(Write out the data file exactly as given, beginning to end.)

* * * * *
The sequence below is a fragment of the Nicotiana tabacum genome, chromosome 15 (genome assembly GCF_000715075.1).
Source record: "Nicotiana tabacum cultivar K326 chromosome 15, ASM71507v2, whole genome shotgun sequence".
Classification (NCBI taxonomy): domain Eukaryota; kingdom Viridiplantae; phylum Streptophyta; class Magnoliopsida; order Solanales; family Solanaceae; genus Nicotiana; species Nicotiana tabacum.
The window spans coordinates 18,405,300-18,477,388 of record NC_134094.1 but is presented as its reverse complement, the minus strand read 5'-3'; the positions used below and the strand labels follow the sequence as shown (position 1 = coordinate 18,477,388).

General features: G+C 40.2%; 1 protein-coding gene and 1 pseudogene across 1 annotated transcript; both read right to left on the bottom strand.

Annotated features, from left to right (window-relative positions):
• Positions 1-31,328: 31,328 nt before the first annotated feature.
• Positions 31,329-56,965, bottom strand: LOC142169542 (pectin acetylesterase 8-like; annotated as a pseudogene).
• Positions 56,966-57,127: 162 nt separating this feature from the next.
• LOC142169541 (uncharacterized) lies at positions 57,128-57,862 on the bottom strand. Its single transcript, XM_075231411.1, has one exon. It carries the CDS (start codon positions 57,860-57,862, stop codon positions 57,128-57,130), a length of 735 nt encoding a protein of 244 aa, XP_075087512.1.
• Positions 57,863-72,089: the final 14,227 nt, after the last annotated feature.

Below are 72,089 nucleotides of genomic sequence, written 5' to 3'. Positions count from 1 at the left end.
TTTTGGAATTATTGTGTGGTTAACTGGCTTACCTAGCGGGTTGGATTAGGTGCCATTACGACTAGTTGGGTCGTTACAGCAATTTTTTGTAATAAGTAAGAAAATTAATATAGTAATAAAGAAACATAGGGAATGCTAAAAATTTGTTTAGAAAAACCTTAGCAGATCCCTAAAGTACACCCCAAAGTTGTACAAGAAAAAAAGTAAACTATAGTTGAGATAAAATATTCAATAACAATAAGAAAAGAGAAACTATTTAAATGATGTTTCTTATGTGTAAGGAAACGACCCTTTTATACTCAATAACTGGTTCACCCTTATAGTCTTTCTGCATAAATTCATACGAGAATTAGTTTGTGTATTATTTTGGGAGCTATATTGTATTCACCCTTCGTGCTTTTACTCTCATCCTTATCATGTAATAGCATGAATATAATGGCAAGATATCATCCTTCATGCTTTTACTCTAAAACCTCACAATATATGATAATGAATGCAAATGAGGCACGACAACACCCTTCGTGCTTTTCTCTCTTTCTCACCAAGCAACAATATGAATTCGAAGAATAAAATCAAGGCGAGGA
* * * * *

The sequence below is a fragment of the Nicotiana tabacum genome, chromosome 15 (genome assembly GCF_000715075.1).
Source record: "Nicotiana tabacum cultivar K326 chromosome 15, ASM71507v2, whole genome shotgun sequence".
Classification (NCBI taxonomy): domain Eukaryota; kingdom Viridiplantae; phylum Streptophyta; class Magnoliopsida; order Solanales; family Solanaceae; genus Nicotiana; species Nicotiana tabacum.
The window spans coordinates 18,405,300-18,477,388 of record NC_134094.1 but is presented as its reverse complement, the minus strand read 5'-3'; the positions used below and the strand labels follow the sequence as shown (position 1 = coordinate 18,477,388).

General features: G+C 40.2%; 1 protein-coding gene and 1 pseudogene across 1 annotated transcript; both read right to left on the bottom strand.

Annotated features, from left to right (window-relative positions):
• Positions 1-31,328: 31,328 nt before the first annotated feature.
• Positions 31,329-56,965, bottom strand: LOC142169542 (pectin acetylesterase 8-like; annotated as a pseudogene).
• Positions 56,966-57,127: 162 nt separating this feature from the next.
• LOC142169541 (uncharacterized) lies at positions 57,128-57,862 on the bottom strand. Its single transcript, XM_075231411.1, has one exon. It carries the CDS (start codon positions 57,860-57,862, stop codon positions 57,128-57,130), a length of 735 nt encoding a protein of 244 aa, XP_075087512.1.
• Positions 57,863-72,089: the final 14,227 nt, after the last annotated feature.

Below are 72,089 nucleotides of genomic sequence, written 5' to 3'. Positions count from 1 at the left end.
TTTTGGAATTATTGTGTGGTTAACTGGCTTACCTAGCGGGTTGGATTAGGTGCCATTACGACTAGTTGGGTCGTTACAGCAATTTTTTGTAATAAGTAAGAAAATTAATATAGTAATAAAGAAACATAGGGAATGCTAAAAATTTGTTTAGAAAAACCTTAGCAGATCCCTAAAGTACACCCCAAAGTTGTACAAGAAAAAAAGTAAACTATAGTTGAGATAAAATATTCAATAACAATAAGAAAAGAGAAACTATTTAAATGATGTTTCTTATGTGTAAGGAAACGACCCTTTTATACTCAATAACTGGTTCACCCTTATAGTCTTTCTGCATAAATTCATACGAGAATTAGTTTGTGTATTATTTTGGGAGCTATATTGTATTCACCCTTCGTGCTTTTACTCTCATCCTTATCATGTAATAGCATGAATATAATGGCAAGATATCATCCTTCATGCTTTTACTCTAAAACCTCACAATATATGATAATGAATGCAAATGAGGCACGACAACACCCTTCGTGCTTTTCTCTCTTTCTCACCAAGCAACAATATGAATTCGAAGAATAAAATCAAGGCGAGGA